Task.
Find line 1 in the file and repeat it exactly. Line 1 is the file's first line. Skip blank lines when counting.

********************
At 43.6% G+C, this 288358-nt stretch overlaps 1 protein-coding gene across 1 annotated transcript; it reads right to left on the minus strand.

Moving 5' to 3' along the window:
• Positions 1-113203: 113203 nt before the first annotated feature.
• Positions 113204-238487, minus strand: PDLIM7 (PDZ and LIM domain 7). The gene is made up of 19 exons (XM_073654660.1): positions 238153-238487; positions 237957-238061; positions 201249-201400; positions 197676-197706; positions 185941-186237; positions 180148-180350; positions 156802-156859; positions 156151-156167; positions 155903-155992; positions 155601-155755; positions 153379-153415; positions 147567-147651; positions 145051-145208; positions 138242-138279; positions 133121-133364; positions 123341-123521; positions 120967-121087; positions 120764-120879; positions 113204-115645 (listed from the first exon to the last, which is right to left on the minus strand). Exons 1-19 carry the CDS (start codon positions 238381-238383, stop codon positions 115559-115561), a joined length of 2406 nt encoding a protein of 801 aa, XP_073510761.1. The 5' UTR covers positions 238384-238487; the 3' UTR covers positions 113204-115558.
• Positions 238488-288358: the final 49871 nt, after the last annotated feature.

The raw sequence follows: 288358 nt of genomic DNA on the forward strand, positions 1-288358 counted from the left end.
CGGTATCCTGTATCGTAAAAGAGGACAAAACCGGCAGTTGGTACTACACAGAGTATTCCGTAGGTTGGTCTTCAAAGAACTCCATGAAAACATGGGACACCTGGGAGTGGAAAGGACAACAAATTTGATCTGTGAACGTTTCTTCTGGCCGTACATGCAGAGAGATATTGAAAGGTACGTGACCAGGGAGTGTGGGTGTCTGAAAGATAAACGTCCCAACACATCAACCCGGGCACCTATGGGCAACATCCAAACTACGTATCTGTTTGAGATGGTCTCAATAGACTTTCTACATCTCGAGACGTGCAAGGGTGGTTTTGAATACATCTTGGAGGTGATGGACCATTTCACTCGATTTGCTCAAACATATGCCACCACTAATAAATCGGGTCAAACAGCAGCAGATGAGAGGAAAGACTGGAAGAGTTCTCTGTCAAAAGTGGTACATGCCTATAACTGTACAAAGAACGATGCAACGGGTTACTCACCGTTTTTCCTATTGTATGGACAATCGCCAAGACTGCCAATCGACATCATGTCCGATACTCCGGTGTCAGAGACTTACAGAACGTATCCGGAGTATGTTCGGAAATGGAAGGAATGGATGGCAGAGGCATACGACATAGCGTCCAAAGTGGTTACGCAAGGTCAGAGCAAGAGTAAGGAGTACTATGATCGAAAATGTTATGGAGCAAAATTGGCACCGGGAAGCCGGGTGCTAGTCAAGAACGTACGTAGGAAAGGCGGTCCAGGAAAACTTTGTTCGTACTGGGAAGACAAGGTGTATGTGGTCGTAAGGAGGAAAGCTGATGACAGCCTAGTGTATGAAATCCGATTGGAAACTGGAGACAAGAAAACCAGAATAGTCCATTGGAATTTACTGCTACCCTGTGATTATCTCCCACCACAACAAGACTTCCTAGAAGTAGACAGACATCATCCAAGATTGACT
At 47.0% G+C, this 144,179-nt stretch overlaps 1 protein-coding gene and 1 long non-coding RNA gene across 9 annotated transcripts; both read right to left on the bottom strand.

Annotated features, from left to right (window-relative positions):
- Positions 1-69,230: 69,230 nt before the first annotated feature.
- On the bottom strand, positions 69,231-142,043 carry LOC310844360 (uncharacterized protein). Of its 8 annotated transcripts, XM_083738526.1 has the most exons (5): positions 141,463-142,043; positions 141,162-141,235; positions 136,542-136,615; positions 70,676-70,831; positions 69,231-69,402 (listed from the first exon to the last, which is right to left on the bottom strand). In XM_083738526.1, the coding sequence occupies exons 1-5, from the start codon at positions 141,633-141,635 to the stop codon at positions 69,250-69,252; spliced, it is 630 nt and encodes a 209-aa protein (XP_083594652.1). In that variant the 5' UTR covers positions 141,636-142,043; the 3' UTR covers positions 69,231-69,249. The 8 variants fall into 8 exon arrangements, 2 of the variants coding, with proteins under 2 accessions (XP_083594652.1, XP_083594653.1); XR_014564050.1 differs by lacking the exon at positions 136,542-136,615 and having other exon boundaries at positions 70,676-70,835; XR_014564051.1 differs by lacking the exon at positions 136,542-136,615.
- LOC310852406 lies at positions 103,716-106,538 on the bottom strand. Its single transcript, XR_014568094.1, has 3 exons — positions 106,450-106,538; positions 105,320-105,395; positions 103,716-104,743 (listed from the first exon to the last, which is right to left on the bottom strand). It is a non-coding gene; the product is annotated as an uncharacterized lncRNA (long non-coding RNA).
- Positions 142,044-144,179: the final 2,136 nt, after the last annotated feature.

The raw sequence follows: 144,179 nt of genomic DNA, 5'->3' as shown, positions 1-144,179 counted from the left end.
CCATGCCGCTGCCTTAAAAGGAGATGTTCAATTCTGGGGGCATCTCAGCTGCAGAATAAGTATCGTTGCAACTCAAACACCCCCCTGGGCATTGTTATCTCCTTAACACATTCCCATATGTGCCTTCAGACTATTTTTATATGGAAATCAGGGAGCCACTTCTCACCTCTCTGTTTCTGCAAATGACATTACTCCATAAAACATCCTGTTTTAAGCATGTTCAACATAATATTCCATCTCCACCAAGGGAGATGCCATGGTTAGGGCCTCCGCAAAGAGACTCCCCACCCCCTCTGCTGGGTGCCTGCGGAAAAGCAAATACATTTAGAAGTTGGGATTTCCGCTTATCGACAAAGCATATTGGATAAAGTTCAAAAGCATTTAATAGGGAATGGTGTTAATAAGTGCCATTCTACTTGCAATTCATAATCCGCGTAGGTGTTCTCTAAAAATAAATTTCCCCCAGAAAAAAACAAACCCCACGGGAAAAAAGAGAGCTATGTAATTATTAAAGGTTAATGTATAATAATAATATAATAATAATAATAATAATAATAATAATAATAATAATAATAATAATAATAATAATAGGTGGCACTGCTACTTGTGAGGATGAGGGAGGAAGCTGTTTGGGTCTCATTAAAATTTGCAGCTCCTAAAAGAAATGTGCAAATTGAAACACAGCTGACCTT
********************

At 43.6% G+C, this 288358-nt stretch overlaps 1 protein-coding gene across 1 annotated transcript; it reads right to left on the minus strand.